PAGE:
PITT COUNTY, N.C. (WITN) – It’s a busy time of year for Eastern Carolina farmers, and heavy rain predictions over the next few days are forcing them to work even faster.
WITN talked to agriculture experts Thursday about the impacts Ian is expected to have on Eastern Carolina crops.
“You will see a little bit more urgency in place, guys going a little bit faster,” Beaufort County Extension Director Rod Gurganus said.
It’s a race against time for some farmers, as they work to beat the five to eight inches of rain expected to hit Eastern Carolina from Hurricane Ian.
“The pending hurricane offers a great threat to our producers right now because we’re at a very important stage of harvesting peanuts, finishing tobacco and cotton,” Pitt County Agricultural Extension Agent Mitch Smith said. He added that harvest for crops like peanuts and cotton takes about two weeks.
“[Farmers are] trying to finish their peanuts and get those to drying stations and then delivered to buying stations, so that will be done right up until the moment the rain begins,” Smith said.
Gurganus said heavy rain poses a bigger threat when combined with cloudy skies and heat for days at a time.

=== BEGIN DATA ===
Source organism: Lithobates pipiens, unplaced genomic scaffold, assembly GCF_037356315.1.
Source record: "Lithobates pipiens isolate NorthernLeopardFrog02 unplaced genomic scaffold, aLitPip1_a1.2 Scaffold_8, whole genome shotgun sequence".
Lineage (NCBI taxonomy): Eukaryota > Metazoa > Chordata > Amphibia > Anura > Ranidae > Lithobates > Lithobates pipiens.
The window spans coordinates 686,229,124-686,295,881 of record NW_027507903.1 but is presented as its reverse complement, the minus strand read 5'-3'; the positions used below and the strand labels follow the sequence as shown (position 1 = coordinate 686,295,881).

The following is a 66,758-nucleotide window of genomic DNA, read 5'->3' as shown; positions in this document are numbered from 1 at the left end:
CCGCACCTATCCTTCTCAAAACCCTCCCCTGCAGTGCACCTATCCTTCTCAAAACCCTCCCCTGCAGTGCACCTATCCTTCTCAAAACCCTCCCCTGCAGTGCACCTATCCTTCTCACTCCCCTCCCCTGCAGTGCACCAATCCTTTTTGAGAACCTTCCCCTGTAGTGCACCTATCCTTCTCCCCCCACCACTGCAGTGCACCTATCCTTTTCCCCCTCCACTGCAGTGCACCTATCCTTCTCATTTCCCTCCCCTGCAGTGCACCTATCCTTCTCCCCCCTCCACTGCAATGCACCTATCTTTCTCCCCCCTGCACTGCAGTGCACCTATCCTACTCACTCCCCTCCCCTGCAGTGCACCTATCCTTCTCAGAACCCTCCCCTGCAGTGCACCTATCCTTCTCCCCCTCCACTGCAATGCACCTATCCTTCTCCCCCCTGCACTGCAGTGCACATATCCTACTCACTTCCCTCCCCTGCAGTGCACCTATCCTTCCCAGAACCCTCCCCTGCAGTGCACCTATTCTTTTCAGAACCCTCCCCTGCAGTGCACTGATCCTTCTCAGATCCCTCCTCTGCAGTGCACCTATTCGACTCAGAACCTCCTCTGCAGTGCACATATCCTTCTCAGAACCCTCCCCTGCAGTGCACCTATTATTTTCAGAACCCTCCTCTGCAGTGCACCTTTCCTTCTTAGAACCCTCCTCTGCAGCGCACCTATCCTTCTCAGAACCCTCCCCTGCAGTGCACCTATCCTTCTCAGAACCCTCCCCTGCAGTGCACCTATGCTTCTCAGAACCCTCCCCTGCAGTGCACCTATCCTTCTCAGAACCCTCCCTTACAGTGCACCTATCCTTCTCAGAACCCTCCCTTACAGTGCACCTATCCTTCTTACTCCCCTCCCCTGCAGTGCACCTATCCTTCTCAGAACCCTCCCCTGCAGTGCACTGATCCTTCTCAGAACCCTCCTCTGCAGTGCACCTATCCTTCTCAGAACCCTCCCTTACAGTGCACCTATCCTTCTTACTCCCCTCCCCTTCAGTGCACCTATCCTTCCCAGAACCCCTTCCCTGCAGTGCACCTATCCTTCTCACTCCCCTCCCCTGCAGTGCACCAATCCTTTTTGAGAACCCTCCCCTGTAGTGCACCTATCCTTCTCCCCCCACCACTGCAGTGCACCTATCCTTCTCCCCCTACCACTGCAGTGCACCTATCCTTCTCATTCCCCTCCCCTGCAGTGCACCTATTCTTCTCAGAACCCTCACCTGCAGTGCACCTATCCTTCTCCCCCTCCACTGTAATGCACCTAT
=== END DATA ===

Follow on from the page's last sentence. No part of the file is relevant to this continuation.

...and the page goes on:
“It will cause the cotton and soybean seed to deteriorate,” Gurganus said, adding that flooding would be even worse. “If it’s flooded and the water’s there, and it stays long, it’s not good.”
All of those threats would hit at a time when crops are especially vulnerable.
“These crops are… they’re normally harvested this time of year and so when it’s physiologically mature, and it’s dried down to the moisture level that we typically harvest, if it gets wet again, that’s not good. That’s why timing on this is so important,” Gurganus explained.
Though the next few days will bring challenges, they’re staying optimistic.
“We hope that rainfall estimates will be far reduced from what’s been predicted up until this point,” Smith said.
When Gov. Cooper issued a State of Emergency, he included that it was to help farmers get ready for heavy rain.
“A State of Emergency is needed now so that farmers and those preparing for the storm can more quickly get ready for the heavy rain that is likely to fall in much of our state,” he said.
Drivers are urged to keep an eye out for farmers along the roadways as they work fast to finish up before the rain.
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